Alzheimer's is a disease that affects the brain, not a congenital brain state. It's a completely different category. Not everything that affects the brain is a divergence.Woodchopper wrote: ↑Fri Feb 02, 2024 4:33 pmFirstly, it’s an interesting and as far as I know unresolved question as to whether someone was or was not born with some conditions. For example, the symptoms of bi polar disorder might not be obvious until someone is an adult, but arguably their neurology might always have been atypical. The same could be said for many other conditions.Tessa K wrote: ↑Fri Feb 02, 2024 3:20 pmThey're not all conditions people are born with in your list. Alzheimer's definitely isn't.
Some people may be prone to depression or anxiety all their lives because of the way their brains work while others may experience them occasionally as a response to external factors. PTSD causes non-typical brain responses, how does that fit in?.
Some behaviours such as addiction or eating disorders can be treated - and in many cases cured - others can't. At best they can be managed, eg ADHD or schizophrenia.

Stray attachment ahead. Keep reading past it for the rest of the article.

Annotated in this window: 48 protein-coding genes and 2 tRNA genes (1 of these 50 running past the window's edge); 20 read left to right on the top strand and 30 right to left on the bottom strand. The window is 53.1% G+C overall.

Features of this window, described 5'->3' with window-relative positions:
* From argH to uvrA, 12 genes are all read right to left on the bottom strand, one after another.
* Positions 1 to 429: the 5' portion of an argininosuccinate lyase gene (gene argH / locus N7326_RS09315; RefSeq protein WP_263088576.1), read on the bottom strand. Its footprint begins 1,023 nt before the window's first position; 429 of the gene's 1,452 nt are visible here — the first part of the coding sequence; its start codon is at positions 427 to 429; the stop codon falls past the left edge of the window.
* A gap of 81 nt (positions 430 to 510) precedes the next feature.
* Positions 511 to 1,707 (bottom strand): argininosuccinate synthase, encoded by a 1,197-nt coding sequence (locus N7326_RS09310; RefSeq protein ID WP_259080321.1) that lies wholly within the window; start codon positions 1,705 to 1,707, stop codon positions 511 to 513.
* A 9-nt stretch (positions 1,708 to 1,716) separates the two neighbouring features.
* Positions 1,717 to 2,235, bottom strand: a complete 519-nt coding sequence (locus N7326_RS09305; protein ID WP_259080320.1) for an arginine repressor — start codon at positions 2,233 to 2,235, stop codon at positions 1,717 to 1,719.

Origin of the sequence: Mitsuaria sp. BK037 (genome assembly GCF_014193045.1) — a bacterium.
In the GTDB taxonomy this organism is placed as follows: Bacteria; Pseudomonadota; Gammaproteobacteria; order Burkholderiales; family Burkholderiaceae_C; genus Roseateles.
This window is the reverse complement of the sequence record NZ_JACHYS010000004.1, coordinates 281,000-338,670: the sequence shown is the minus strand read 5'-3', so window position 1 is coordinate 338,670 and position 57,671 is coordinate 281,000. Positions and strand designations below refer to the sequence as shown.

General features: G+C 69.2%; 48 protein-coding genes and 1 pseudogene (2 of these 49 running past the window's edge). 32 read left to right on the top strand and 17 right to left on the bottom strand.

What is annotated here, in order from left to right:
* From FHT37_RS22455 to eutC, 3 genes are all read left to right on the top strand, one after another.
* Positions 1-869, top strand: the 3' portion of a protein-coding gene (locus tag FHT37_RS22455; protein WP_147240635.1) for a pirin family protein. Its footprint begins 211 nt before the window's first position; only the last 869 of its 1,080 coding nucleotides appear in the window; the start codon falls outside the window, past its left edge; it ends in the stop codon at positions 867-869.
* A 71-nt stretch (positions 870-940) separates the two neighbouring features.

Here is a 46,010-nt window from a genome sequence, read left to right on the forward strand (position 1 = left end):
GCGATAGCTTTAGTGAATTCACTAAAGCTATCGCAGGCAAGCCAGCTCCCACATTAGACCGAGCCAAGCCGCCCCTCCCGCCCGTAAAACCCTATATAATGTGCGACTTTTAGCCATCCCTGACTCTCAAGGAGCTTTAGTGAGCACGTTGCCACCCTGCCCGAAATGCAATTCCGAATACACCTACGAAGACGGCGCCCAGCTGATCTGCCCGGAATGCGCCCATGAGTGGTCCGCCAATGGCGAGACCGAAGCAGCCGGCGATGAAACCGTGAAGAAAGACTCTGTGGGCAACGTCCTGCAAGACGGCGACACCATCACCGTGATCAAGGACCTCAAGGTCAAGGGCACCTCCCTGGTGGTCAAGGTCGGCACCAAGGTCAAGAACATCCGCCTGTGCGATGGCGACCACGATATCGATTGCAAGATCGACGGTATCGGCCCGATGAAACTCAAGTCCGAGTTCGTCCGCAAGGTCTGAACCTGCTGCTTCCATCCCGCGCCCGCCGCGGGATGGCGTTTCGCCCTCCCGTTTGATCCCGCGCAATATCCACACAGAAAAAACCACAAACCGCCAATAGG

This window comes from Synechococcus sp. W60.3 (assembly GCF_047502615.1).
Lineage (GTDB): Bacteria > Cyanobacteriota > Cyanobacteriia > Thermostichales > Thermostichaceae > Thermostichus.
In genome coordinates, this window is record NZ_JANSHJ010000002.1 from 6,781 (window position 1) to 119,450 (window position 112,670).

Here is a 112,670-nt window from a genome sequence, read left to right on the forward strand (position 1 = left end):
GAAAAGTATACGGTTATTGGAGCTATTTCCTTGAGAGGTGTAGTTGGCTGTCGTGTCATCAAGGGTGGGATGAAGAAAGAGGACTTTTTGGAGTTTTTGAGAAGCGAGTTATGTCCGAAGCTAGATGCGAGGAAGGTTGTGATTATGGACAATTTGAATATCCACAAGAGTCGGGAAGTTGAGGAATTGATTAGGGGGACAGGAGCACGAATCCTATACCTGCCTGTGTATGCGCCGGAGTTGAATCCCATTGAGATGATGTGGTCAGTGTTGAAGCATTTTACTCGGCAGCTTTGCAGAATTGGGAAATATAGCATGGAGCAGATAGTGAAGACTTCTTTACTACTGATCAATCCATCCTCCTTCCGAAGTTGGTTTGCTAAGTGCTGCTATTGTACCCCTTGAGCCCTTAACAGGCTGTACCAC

So can some people have a kind of transient ND? I don't think so.
But more importantly, I don’t see why it should matter. It seems to me to be ridiculous to to, for example, describe someone with agnosia as ‘neurotypical’. Their brain has been altered by a stroke and they can no longer recognise everyday objects. The same applies to Alzheimer’s, certainly someone may not have have had symptoms until old age, but it would also seem very odd to describe someone with Alzheimer’s as being neurotypical. Their brain is being altered from within with the result that, for example, they can’t form new memories.
Yes, some people's traits become more obvious around puberty but that's because of the brain interaction with hormones and other biochemistry bringing out what was already there.